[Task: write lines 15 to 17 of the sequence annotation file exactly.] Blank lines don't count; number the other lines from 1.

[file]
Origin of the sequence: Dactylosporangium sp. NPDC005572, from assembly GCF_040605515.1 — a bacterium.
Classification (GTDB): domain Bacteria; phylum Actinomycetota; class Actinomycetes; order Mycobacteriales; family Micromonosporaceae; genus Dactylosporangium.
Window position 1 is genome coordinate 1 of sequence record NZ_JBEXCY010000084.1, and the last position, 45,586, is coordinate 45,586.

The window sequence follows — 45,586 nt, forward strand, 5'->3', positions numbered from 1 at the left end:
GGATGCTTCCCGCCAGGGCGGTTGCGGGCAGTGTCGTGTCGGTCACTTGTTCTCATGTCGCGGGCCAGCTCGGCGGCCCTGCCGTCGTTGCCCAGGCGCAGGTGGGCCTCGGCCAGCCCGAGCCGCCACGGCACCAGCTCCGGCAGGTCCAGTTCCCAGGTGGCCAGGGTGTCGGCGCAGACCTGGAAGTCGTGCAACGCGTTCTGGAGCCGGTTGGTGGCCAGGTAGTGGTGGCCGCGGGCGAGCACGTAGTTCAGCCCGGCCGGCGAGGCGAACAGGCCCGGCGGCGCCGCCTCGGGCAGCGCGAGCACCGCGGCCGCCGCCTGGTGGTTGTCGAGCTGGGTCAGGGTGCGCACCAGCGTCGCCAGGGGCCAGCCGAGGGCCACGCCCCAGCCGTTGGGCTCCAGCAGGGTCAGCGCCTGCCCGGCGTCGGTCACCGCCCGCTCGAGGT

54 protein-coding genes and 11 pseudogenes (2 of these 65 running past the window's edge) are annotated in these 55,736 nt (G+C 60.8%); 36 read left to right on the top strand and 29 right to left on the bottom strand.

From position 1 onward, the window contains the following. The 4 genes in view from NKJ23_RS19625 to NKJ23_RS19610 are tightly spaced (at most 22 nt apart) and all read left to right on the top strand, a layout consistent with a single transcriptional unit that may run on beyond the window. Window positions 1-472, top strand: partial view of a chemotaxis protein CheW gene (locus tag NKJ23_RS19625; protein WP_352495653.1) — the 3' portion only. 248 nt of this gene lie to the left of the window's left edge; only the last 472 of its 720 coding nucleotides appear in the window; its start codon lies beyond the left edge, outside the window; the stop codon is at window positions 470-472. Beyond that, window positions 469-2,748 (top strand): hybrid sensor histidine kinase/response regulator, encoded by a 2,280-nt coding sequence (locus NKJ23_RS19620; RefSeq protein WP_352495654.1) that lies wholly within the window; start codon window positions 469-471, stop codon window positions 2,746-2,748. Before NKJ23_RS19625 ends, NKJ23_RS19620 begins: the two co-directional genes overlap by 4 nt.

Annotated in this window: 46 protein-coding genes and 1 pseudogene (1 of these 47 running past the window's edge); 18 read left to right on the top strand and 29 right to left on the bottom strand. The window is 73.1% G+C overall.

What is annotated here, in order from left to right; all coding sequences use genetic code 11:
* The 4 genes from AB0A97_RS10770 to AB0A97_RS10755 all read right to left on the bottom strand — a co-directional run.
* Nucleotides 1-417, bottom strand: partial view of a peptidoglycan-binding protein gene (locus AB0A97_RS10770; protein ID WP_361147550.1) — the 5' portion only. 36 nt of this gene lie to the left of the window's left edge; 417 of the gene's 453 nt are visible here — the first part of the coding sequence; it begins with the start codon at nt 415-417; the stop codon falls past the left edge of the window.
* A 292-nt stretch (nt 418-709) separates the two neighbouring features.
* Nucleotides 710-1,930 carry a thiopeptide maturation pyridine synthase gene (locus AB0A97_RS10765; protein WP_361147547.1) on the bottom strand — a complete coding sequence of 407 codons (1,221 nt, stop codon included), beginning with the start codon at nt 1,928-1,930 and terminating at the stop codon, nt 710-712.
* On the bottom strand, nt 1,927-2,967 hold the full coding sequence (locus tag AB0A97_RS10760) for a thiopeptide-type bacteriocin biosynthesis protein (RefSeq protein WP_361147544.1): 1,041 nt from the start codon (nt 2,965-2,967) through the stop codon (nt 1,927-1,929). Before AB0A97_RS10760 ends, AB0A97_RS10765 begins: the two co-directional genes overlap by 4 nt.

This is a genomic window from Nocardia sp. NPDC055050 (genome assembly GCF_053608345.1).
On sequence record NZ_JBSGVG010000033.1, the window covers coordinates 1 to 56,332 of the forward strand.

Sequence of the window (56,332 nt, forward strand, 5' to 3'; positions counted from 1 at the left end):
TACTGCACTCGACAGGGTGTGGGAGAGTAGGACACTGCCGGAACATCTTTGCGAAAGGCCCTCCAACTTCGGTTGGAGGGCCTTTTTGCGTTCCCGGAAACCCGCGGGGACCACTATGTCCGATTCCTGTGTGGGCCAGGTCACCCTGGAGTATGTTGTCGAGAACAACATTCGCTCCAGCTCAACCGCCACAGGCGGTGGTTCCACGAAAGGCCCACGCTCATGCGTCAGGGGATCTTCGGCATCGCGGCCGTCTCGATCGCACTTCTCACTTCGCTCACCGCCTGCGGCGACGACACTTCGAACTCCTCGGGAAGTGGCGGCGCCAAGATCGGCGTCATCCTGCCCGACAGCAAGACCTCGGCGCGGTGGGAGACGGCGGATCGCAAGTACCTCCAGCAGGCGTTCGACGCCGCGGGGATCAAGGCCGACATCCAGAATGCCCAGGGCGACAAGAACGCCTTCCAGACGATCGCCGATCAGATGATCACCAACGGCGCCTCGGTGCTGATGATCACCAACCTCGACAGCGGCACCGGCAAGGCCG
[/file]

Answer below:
This is a genomic window from Nocardia sp. NPDC055050 (genome assembly GCF_053608345.1).
On sequence record NZ_JBSGVG010000033.1, the window covers coordinates 1 to 56,332 of the forward strand.

Sequence of the window (56,332 nt, forward strand, 5' to 3'; positions counted from 1 at the left end):